Human breath contains hundreds of volatile organic compounds (VOCs) created by various metabolic processes in the body. VOCs provide information about a person’s age, habits and diseases. The compounds can serve as biomarkers for clinical diagnosis and monitoring of diseases. Breathing analysis has great potential to become an important method for clinical diagnosis. It is non-invasive which means samples can be collected without the aid of surgical instruments.
Understanding the middle infrared range of the spectrum provides a basis for optical medical diagnostics, studying biology and organic chemistry processes, and searching for harmful environmental substances. Alexander Apolonsky, a member of the NSU Physics Department Laboratory for Functional Materials, together with colleagues from the Ludwig-Maximilian University of Munich, published an article highlighting a method that uses Fourier-transform spectroscopy to identify trace gases such as methane, isoprene, aldehyde, carbon monoxide, and others.
Alexandra Tarasova, Head of the Laboratory for Functional Materials, described their results,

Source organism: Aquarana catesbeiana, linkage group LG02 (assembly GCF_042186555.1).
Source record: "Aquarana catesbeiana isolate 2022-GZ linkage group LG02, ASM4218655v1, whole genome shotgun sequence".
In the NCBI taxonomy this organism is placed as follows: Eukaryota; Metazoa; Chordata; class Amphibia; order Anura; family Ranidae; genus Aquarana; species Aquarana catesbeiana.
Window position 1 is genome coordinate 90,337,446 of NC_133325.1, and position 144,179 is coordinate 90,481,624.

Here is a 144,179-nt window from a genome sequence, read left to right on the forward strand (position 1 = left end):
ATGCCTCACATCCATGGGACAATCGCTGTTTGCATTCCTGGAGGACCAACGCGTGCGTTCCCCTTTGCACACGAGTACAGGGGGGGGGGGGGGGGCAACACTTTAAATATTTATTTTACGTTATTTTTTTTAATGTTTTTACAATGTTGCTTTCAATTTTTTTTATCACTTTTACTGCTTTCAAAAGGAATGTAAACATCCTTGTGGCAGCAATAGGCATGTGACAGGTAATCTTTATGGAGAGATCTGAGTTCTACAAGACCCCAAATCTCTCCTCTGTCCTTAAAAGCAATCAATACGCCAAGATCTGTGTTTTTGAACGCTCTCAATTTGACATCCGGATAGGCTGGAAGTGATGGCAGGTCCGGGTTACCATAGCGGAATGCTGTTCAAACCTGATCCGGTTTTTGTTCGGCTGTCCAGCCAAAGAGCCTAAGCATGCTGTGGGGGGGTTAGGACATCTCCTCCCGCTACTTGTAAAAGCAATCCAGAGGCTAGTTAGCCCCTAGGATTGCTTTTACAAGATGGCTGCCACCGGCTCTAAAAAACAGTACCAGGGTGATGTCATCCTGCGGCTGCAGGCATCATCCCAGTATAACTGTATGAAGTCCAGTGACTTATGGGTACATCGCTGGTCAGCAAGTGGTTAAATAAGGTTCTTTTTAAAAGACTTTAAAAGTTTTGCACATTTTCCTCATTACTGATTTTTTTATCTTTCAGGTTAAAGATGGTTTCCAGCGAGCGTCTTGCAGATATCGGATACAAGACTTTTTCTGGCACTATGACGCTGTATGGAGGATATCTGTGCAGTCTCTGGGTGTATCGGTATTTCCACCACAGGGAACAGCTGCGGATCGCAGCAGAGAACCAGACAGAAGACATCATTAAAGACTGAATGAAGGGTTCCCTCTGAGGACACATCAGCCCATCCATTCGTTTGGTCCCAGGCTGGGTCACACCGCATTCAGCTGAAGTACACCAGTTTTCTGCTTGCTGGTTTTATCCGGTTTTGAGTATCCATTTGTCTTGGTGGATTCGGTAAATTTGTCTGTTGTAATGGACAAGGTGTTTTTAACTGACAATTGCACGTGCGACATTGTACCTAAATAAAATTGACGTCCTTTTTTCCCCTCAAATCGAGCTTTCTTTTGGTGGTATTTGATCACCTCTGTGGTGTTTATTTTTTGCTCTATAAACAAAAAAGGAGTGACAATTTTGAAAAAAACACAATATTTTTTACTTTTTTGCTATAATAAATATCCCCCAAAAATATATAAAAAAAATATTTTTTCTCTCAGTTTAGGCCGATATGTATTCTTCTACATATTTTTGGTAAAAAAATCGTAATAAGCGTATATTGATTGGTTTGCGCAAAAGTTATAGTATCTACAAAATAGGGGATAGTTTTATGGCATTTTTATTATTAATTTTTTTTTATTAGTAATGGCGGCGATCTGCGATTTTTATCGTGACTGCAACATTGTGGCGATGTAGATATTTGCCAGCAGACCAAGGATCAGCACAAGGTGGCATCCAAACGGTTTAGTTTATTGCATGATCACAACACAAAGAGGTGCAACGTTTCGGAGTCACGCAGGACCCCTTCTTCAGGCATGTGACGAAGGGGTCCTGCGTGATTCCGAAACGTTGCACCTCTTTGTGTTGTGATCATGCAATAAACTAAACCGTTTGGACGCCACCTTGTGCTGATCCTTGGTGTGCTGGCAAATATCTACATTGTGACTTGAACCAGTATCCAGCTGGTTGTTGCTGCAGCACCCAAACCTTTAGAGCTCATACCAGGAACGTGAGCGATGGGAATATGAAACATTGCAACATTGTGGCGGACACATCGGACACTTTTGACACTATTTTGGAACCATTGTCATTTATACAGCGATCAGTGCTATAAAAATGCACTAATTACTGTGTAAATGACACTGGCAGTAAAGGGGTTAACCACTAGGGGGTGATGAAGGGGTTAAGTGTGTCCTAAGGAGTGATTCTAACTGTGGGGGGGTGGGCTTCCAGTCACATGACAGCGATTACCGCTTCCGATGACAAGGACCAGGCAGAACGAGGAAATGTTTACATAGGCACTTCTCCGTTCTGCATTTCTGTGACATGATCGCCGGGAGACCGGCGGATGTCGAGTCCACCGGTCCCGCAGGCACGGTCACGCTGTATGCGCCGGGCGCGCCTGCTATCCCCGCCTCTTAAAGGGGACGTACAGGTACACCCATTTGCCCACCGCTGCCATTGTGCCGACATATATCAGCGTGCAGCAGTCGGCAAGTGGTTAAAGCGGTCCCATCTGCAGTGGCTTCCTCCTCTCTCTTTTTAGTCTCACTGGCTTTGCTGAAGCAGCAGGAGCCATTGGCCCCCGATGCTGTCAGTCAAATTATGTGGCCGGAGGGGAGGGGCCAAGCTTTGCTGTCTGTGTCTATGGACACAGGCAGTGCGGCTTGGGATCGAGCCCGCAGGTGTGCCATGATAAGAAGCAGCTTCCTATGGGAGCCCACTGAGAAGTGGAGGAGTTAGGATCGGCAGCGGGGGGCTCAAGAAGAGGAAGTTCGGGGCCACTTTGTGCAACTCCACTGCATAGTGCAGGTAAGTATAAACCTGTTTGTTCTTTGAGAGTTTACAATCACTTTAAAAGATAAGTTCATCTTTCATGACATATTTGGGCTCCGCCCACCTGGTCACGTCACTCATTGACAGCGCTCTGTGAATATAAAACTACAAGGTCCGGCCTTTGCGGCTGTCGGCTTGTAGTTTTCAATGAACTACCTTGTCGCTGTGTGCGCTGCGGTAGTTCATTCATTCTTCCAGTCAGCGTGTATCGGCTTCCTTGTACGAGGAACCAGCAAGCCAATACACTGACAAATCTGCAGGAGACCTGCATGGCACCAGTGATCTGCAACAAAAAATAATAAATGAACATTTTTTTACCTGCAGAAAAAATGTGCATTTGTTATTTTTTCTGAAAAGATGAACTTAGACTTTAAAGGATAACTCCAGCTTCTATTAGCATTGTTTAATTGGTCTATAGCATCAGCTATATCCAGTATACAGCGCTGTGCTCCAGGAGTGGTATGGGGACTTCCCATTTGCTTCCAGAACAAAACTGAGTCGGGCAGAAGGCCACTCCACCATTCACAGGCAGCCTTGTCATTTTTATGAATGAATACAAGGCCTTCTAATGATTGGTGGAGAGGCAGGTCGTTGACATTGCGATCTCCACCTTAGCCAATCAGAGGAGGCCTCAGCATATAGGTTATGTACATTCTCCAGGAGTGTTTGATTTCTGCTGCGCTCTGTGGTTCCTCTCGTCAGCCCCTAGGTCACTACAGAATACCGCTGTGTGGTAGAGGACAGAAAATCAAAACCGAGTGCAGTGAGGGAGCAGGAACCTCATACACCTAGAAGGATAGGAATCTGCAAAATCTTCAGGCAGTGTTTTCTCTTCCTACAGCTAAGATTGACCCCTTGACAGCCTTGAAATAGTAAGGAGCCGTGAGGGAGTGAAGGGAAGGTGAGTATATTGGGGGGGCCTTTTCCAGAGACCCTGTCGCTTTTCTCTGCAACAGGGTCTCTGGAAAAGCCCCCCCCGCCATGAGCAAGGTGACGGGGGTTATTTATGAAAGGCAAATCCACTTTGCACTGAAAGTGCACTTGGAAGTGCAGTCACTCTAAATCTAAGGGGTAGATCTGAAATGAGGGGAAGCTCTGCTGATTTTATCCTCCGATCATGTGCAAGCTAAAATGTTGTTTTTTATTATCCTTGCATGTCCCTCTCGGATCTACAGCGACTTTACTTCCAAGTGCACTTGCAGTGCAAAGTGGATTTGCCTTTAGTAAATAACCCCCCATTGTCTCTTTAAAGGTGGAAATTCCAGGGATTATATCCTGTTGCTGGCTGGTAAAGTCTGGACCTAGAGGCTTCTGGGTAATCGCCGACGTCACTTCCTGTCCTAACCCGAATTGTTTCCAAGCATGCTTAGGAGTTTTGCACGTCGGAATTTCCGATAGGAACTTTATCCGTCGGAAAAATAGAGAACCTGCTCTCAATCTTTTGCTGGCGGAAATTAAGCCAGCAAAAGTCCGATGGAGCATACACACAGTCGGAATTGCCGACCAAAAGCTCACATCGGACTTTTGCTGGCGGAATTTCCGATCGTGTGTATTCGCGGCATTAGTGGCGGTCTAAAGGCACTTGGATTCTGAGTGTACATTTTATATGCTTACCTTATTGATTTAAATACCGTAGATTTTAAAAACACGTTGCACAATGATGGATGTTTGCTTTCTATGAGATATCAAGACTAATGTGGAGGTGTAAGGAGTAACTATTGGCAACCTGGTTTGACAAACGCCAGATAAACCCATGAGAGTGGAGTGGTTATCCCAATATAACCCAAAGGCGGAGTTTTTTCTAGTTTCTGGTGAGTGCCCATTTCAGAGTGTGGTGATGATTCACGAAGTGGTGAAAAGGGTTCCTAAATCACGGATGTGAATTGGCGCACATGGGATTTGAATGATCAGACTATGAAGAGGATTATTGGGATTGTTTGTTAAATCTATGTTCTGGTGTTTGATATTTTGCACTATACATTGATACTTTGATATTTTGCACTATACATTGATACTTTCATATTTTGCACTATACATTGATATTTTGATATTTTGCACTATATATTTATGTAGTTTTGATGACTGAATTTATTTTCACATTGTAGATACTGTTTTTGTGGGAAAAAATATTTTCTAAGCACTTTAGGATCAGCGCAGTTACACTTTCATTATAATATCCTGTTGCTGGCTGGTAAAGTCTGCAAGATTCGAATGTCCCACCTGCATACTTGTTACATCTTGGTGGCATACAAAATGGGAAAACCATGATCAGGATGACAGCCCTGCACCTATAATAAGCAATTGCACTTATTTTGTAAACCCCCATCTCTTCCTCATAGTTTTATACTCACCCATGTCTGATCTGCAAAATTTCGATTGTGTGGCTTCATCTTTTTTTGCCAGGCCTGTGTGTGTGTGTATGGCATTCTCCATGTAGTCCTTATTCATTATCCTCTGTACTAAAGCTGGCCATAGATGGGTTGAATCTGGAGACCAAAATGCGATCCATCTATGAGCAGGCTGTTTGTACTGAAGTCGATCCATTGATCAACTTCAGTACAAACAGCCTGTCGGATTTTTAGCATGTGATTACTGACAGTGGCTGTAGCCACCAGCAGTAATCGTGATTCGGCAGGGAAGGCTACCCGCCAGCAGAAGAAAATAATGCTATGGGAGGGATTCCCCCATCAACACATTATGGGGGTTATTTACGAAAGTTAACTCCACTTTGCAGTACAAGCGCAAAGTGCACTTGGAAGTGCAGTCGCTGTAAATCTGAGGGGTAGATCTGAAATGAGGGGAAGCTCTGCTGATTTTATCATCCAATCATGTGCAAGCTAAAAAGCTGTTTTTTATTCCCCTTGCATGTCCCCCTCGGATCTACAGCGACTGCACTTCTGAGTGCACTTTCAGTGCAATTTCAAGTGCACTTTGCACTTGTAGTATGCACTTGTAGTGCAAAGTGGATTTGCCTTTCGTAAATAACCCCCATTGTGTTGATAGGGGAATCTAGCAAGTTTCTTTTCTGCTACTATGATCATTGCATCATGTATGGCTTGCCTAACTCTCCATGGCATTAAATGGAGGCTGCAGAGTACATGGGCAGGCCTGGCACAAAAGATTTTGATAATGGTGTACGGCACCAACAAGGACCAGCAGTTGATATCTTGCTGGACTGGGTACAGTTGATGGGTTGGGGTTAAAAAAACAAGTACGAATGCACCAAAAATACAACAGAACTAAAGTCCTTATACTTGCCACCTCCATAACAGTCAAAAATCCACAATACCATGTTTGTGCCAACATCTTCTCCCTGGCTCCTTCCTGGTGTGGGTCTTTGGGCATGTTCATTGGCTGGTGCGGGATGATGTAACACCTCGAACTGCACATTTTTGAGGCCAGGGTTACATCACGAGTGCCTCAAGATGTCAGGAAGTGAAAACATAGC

Diagnosis was previously hampered by a large amount of water in the samples. The new method reduces water concentration 2500 times and sample preparation and data collection takes about 25 minutes. This is clinically significant. Preliminary experiments with real breathing show that the concentrations of methane, acetone and isoprene remain unchanged during sample preparation.
Obtaining spectral data is a fast and cost effective way to diagnose. Among a group of 13 healthy volunteers, respiration spectroscopy demonstrated that each volunteer can be identified by a unique and stable set of parameters, called the “island of stability”. During the study, scientists identified several factors that influence leaving and returning to the island.